Avrum Spira, MD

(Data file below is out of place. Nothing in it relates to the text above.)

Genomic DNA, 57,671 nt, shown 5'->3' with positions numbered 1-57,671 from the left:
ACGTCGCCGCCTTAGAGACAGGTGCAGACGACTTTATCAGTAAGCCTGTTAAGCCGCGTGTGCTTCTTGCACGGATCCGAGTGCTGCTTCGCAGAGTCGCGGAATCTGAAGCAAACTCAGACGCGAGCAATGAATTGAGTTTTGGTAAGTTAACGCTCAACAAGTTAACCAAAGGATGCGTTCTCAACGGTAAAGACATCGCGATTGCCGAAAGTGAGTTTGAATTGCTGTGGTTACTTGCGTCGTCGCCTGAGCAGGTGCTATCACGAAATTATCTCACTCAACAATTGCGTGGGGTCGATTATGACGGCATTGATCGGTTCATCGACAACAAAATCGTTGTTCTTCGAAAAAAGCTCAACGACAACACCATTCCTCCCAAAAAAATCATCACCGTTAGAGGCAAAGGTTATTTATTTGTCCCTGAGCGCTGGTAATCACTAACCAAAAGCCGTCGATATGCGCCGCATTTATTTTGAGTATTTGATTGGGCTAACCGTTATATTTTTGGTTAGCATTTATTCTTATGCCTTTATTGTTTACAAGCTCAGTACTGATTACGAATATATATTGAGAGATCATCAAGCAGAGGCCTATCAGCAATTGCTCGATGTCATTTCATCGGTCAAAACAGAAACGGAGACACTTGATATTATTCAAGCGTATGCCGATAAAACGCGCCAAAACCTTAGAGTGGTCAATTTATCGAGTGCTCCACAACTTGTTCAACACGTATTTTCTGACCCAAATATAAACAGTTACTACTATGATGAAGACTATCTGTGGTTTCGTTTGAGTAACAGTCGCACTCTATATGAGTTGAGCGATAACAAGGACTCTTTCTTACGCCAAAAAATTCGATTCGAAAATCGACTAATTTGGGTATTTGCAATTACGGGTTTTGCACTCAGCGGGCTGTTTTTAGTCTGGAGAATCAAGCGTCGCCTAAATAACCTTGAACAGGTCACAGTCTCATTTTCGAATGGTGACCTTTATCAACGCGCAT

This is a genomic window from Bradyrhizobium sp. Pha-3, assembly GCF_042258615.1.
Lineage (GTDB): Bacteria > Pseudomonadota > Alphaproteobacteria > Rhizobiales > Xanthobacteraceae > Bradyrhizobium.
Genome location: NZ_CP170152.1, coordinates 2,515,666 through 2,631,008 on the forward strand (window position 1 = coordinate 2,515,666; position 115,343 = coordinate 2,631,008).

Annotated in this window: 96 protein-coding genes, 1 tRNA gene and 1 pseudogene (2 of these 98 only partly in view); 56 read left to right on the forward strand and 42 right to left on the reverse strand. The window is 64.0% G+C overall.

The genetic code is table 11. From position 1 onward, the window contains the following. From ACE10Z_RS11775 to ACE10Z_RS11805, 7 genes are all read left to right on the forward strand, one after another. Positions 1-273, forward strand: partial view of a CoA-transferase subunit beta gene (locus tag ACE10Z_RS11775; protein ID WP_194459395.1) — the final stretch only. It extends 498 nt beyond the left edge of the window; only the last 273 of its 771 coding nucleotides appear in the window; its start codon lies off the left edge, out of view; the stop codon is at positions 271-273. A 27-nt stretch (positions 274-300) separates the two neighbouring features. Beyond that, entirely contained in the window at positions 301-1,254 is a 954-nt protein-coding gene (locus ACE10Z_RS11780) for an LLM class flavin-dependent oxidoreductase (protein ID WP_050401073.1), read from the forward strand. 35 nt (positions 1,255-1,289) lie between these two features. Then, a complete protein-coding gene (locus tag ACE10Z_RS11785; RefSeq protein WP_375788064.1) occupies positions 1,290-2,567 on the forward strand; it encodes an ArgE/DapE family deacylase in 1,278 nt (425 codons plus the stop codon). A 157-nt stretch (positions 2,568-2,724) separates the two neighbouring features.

The long-term objective of our research program is to explore the complex interaction of genes and the environment in human lung disease in order to develop genomic biomarkers that can directly impact clinical management of these conditions. Our current work focuses on applying high-throughput genomic and bioinformatics approaches to the study of lung cancer and Chronic Obstructive Pulmonary Disease (COPD). While cigarette smoking is the major cause of both diseases, only 10-20% of smokers develop either condition and there are currently no tools available to identify those smokers at highest risk for disease. Our lab has been exploring how cigarette smoking affects airway epithelial cell gene expression and defining lung-cancer-specific alterations in airway gene expression that can identify that subset of smokers who have, or are at risk for developing, lung cancer. We have also begun to explore how a smoker’s pattern of airway gene-expression reflects the perturbation of specific oncogenic pathways, potentially allowing for personalized approaches to chemoprevention and therapy. This disease-specific airway “field of injury” paradigm is currently being extended to COPD, with the goal of better understanding the molecular diversity of COPD both for developing subtype-targeted therapies and for developing biomarkers that would allow identification of biologically distinct forms of COPD. We have also pioneered techniques for gene-expression profiling in mouth and nasal epithelial cells, demonstrating that these sites reflect the physiological response to smoking and hold the potential for serving as non-invasive genomic screening tools that could be applied in large-scale population studies.